on March 31, 2014

Roger Guimerà, ICREA Research Professor at Universitat Rovira i Virgili, in Tarragona, Catalonia, is this year's recipient of the "Young Scientist Award for Socio- and Econophysics" of the German Physical Society (DPG). The Prize, endowed with 5000 euros, recognizes outstanding original contributions by a scientist under 40 that uses physical methods to gain a better understanding of socio-economic problems, and is among the most prestigious prizes in the world in this field.

Guimerà's research is devoted to the study of complex systems, from cells to ecosystems and societies, whose behavior is the outcome of the interactions between many elements. In particular, the focus of his research has been on the intricate networks of interactions between such elements, and some of Guimerà's most recent studies revolve around the idea of using network analysis predictively. In a recent study, Guimerà and his coworker Marta Sales-Pardo set out to investigate whether it is possible to build a robot able to predict the decisions of US Supreme Court justices. Unlike previous studies, the robot they designed did not know anything about the law or the cases on which it had to make predictions; rather, it predicted the vote of one justice from the vote of the others in the same case, as well as the voting record of the Court. Strikingly, they found that such a robot is more accurate at predicting votes than human legal experts who have all the relevant information on the cases–the information hidden in the network of past decisions is, indeed, powerful.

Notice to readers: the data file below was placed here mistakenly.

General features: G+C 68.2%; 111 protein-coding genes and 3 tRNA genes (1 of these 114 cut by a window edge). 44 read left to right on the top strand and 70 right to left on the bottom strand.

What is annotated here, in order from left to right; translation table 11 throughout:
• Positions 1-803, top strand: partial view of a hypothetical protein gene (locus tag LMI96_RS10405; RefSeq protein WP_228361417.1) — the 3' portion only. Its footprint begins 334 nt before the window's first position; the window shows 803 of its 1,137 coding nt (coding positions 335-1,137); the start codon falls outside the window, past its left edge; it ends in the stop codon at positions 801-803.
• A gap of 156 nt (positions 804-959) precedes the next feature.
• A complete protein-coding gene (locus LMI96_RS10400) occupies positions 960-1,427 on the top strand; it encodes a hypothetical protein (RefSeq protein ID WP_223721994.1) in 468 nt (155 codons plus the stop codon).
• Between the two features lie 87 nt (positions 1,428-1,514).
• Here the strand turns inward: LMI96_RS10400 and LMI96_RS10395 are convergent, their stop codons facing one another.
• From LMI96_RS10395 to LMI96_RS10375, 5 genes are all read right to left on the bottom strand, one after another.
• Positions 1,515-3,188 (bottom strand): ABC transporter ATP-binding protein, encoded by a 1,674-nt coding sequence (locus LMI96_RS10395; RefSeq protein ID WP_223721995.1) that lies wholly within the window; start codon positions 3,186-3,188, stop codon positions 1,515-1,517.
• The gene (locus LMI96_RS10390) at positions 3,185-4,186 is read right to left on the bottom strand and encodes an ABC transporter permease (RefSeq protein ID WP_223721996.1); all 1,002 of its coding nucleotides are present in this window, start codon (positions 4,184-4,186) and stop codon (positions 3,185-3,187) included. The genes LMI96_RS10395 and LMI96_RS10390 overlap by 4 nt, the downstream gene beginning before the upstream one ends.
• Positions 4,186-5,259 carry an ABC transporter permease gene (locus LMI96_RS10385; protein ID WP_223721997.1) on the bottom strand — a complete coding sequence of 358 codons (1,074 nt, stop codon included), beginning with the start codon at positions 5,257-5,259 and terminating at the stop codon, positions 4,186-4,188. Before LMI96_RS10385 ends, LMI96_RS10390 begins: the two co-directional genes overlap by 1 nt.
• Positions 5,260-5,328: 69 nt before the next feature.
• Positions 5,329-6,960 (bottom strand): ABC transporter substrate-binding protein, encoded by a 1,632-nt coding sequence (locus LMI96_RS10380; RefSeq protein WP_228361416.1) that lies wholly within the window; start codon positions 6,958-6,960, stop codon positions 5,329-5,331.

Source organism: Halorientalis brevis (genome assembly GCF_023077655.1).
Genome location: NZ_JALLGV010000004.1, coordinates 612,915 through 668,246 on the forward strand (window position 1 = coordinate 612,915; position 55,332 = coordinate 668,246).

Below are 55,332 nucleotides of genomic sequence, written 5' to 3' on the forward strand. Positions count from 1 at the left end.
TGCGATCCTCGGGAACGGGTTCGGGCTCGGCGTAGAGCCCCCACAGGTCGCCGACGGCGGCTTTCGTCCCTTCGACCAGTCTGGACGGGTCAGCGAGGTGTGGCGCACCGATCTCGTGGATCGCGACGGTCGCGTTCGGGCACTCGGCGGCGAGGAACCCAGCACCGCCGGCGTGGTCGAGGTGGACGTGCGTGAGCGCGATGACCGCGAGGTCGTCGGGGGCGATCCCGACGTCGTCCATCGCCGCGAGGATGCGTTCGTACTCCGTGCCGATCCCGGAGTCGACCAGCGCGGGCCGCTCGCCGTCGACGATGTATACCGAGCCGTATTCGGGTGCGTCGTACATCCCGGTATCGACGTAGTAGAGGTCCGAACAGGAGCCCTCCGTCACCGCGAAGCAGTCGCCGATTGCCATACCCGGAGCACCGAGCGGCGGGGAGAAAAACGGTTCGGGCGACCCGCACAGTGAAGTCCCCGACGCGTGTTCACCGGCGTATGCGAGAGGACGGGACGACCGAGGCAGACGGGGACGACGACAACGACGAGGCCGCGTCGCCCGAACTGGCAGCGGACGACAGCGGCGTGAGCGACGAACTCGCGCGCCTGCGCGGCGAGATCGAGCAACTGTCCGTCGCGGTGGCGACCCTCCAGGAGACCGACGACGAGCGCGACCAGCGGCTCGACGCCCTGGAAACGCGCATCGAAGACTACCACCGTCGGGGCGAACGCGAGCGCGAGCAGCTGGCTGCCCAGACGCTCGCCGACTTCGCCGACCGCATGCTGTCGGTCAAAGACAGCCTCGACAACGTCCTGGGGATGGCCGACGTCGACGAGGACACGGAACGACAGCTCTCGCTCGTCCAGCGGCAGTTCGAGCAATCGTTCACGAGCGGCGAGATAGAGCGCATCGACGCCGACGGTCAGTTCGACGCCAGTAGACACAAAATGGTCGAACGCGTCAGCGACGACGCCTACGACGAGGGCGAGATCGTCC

The potential applications of the tools from mathematics and physics that Guimerà has used to predict decisions of the Supreme Court are as diverse as surprising. Together with his collaborators, he has been able to show that it is possible to predict which members of a work team are more likely to develop conflictive relationships (joint work with Núria Rovira, Marta Sales-Pardo, and Tània Gumí), and to predict whether someone will like a movie before they actually watch it (joint work with Marta Sales-Pardo, Alejandro Llorente, and Esteban Moro). And the applications go beyond the social sciences and into biology and medicine–the same methods are also useful to predict which combinations of drugs may result in harmful side effects (joint work with Marta Sales-Pardo).

Guimerà has made important methodological contributions, which have been highlighted by the Award Committee: "His methodological contributions include module identification and the prediction of missing links, which is of growing importance in Big Data." His ability to apply these tools to a broad range of problems has also been recognized by the Committee: "Guimera's research is method-oriented, but always inspired if not driven by specific networks in a broad interdisciplinary range: from transportation networks, over metabolic networks, to social networks."

The prize will be awarded today in Dresden, during the spring meeting of the German Physical Society. The awardee will give an invited address on his research.